Rechargeable batteries with almost infinite lifetimes are coming thanks to superionic conductors, say MIT and Samsung engineers.
Adam Rifkin stashed this in Energy!
MIT and Samsung researchers have developed a new approach to achieving long life and a 20 to 30 percent improvement in power density (the amount of power stored in a given space) in rechargeable batteries — using a solid electrolyte, rather than the liquid used in today’s most common rechargeables. The new materials could also greatly improve safety and last through “hundreds of thousands of cycles.”
The results are reported in the journal Nature Materials. Solid-state electrolytes could be “a real game-changer,” says co-author Gerbrand Ceder, MIT visiting professor of materials science and engineering, creating “almost a perfect battery, solving most of the remaining issues” in battery lifetime, safety, and cost.
Superionic lithium-ion conductors
The electrolyte in rechargeable batteries is typically a liquid organic solvent whose function is to transport charged particles from one of a battery’s two electrodes to the other during charging and discharging. That material has been responsible for the overheating and fires that, for example, resulted in a temporary grounding of all of Boeing’s 787 Dreamliner jets.
With a solid electrolyte, there’s no safety problem, he says. “You could throw it against the wall, drive a nail through it — there’s nothing there to burn.”
The key to making all this feasible, Ceder says, was finding solid materials that could conduct ions fast enough to be useful in a battery. The initial findings focused on a class of materials known as superionic lithium-ion conductors, which are compounds of lithium, germanium, phosphorus, and sulfur. But the principles derived from this research could lead to even more effective materials, the team says, and they could function below about minus 20 degrees Fahrenheit.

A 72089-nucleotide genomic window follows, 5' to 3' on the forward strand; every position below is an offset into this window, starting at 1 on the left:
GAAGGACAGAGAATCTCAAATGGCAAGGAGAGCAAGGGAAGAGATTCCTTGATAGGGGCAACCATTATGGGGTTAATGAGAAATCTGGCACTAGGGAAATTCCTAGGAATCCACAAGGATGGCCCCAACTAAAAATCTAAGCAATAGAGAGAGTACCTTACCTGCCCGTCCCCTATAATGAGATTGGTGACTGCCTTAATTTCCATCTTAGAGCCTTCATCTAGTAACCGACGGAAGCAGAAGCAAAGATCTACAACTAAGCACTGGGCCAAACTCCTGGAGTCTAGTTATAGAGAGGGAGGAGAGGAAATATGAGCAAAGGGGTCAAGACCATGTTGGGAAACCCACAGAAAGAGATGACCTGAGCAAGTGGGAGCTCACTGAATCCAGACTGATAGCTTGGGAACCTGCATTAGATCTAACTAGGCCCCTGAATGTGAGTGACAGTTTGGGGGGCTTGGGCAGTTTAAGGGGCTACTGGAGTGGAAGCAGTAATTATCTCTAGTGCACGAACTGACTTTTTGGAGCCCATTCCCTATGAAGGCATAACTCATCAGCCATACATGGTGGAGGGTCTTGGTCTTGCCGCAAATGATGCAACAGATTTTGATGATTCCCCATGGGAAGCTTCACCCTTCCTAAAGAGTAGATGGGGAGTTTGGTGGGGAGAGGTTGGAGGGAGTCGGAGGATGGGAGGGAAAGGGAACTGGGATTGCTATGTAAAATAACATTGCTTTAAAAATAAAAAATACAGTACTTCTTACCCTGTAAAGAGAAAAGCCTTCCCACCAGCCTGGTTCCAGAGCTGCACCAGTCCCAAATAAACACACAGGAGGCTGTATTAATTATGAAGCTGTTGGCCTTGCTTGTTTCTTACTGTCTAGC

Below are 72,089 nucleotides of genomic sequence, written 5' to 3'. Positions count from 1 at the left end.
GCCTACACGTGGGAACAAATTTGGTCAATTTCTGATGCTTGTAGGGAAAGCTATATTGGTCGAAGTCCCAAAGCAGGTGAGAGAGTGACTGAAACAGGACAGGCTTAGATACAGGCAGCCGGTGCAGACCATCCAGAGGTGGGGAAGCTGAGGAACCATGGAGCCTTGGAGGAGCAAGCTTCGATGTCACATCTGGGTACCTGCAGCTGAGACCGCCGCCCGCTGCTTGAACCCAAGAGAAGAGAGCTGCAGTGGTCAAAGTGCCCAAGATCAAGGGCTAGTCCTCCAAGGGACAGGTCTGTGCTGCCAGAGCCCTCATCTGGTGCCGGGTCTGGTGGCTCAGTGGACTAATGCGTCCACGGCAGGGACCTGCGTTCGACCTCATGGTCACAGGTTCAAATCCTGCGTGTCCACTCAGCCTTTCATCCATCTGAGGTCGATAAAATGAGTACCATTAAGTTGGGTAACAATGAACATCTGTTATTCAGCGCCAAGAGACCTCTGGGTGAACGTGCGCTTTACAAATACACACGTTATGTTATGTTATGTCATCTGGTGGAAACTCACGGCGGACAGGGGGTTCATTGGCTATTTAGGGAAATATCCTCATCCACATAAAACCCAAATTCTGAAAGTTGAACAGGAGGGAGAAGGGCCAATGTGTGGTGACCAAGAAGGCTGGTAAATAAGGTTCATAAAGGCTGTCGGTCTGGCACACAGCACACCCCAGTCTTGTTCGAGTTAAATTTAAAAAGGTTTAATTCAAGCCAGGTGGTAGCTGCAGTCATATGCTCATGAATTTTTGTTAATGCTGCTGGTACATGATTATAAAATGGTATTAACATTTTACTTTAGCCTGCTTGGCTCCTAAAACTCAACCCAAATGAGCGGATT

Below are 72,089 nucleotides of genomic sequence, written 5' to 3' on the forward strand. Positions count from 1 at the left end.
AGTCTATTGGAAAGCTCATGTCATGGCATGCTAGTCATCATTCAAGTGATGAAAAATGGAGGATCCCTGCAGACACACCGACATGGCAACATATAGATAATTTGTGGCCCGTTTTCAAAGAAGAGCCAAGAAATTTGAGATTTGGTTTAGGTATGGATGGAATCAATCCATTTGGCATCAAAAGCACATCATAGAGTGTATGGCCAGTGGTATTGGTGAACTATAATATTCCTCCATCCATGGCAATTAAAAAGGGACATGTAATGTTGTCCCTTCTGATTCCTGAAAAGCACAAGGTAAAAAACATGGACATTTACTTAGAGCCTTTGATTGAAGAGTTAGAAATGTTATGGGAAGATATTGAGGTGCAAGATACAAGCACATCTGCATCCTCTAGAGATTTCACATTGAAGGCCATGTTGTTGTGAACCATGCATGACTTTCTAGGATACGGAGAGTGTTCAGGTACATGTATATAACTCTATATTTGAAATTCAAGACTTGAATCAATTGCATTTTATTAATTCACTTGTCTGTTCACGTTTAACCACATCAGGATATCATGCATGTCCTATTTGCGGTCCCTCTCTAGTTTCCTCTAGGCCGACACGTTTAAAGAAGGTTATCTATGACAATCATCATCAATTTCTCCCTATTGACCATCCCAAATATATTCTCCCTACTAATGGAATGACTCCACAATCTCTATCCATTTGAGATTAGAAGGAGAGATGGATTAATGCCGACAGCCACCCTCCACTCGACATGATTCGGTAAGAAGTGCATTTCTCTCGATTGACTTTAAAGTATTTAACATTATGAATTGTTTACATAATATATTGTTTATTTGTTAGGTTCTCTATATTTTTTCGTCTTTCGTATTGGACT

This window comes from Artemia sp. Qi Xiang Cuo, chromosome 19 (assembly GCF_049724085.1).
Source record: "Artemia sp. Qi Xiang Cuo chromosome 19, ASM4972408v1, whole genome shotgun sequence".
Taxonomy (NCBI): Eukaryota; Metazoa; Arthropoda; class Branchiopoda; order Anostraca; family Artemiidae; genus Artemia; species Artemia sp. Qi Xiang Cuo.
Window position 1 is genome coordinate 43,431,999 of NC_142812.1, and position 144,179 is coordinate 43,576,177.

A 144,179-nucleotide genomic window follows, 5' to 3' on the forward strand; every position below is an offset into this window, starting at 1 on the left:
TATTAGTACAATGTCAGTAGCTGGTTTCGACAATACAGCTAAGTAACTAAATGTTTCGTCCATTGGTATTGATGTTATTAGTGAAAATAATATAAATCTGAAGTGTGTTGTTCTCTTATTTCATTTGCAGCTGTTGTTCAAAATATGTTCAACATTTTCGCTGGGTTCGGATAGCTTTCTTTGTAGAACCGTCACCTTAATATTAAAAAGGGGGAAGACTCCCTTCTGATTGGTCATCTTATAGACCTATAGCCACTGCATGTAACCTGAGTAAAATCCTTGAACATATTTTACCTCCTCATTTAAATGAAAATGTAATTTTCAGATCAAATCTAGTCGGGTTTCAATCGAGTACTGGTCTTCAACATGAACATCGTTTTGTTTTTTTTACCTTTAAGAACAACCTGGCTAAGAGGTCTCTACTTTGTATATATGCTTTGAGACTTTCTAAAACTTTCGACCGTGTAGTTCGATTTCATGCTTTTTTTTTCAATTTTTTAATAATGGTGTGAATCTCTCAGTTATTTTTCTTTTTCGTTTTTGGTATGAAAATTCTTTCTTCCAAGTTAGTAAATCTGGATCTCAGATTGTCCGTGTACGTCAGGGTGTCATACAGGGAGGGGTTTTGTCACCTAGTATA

This is really cool.
Current batteries' shittiness really is a problem we have to solve to do our ecological transition.
I'm waiting for these new batteries in my smartphone!
“hundreds of thousands of cycles.”, let's be pessimistic and say that's 200 000 cycles.
A smartphone battery cycle is generally made once a day as the current one barely make it for a working day, let's say we need 2 cycles a day, so 2*365 = 730 cycles per year.
200 000 cycles / 730 cycles per year = 274 years
So theoretically, my brand-new smartphone (at least the battery part) could last my whole life?
Now I'm eager to see in what form this technology will come to ours hands.
I especially wonder how industries based on planned obsolescence will react...
Right now they'll react as if this will never be.
One day they'll be forced to deal with it.
And you're right, this changes the economics of everything.
Just as energy being free would change the economics of everything: